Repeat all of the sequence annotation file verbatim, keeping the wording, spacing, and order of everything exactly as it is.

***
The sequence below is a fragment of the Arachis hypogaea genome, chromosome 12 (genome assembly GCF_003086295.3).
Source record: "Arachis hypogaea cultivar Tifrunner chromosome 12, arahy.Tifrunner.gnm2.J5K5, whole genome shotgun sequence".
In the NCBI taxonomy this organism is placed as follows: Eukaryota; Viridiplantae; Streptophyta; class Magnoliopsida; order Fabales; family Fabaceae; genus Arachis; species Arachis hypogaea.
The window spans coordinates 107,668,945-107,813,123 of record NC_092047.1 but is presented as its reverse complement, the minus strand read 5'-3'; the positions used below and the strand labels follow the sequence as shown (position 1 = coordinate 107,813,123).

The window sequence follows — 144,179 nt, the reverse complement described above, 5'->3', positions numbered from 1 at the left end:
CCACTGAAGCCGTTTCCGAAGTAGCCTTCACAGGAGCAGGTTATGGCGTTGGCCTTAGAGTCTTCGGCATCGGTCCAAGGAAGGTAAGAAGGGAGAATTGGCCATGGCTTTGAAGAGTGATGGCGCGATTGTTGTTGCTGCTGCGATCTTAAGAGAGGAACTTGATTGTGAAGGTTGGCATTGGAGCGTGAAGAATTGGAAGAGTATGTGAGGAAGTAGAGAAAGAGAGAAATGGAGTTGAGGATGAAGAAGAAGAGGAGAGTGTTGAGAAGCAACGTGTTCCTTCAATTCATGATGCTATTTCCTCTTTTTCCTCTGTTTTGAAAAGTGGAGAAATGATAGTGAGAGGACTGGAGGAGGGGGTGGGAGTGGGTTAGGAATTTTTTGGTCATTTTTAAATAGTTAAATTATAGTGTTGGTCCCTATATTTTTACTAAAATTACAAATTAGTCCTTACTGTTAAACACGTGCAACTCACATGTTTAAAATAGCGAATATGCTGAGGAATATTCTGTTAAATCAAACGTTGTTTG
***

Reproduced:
The sequence below is a fragment of the Arachis hypogaea genome, chromosome 12 (genome assembly GCF_003086295.3).
Source record: "Arachis hypogaea cultivar Tifrunner chromosome 12, arahy.Tifrunner.gnm2.J5K5, whole genome shotgun sequence".
In the NCBI taxonomy this organism is placed as follows: Eukaryota; Viridiplantae; Streptophyta; class Magnoliopsida; order Fabales; family Fabaceae; genus Arachis; species Arachis hypogaea.
The window spans coordinates 107,668,945-107,813,123 of record NC_092047.1 but is presented as its reverse complement, the minus strand read 5'-3'; the positions used below and the strand labels follow the sequence as shown (position 1 = coordinate 107,813,123).

The window sequence follows — 144,179 nt, the reverse complement described above, 5'->3', positions numbered from 1 at the left end:
CCACTGAAGCCGTTTCCGAAGTAGCCTTCACAGGAGCAGGTTATGGCGTTGGCCTTAGAGTCTTCGGCATCGGTCCAAGGAAGGTAAGAAGGGAGAATTGGCCATGGCTTTGAAGAGTGATGGCGCGATTGTTGTTGCTGCTGCGATCTTAAGAGAGGAACTTGATTGTGAAGGTTGGCATTGGAGCGTGAAGAATTGGAAGAGTATGTGAGGAAGTAGAGAAAGAGAGAAATGGAGTTGAGGATGAAGAAGAAGAGGAGAGTGTTGAGAAGCAACGTGTTCCTTCAATTCATGATGCTATTTCCTCTTTTTCCTCTGTTTTGAAAAGTGGAGAAATGATAGTGAGAGGACTGGAGGAGGGGGTGGGAGTGGGTTAGGAATTTTTTGGTCATTTTTAAATAGTTAAATTATAGTGTTGGTCCCTATATTTTTACTAAAATTACAAATTAGTCCTTACTGTTAAACACGTGCAACTCACATGTTTAAAATAGCGAATATGCTGAGGAATATTCTGTTAAATCAAACGTTGTTTG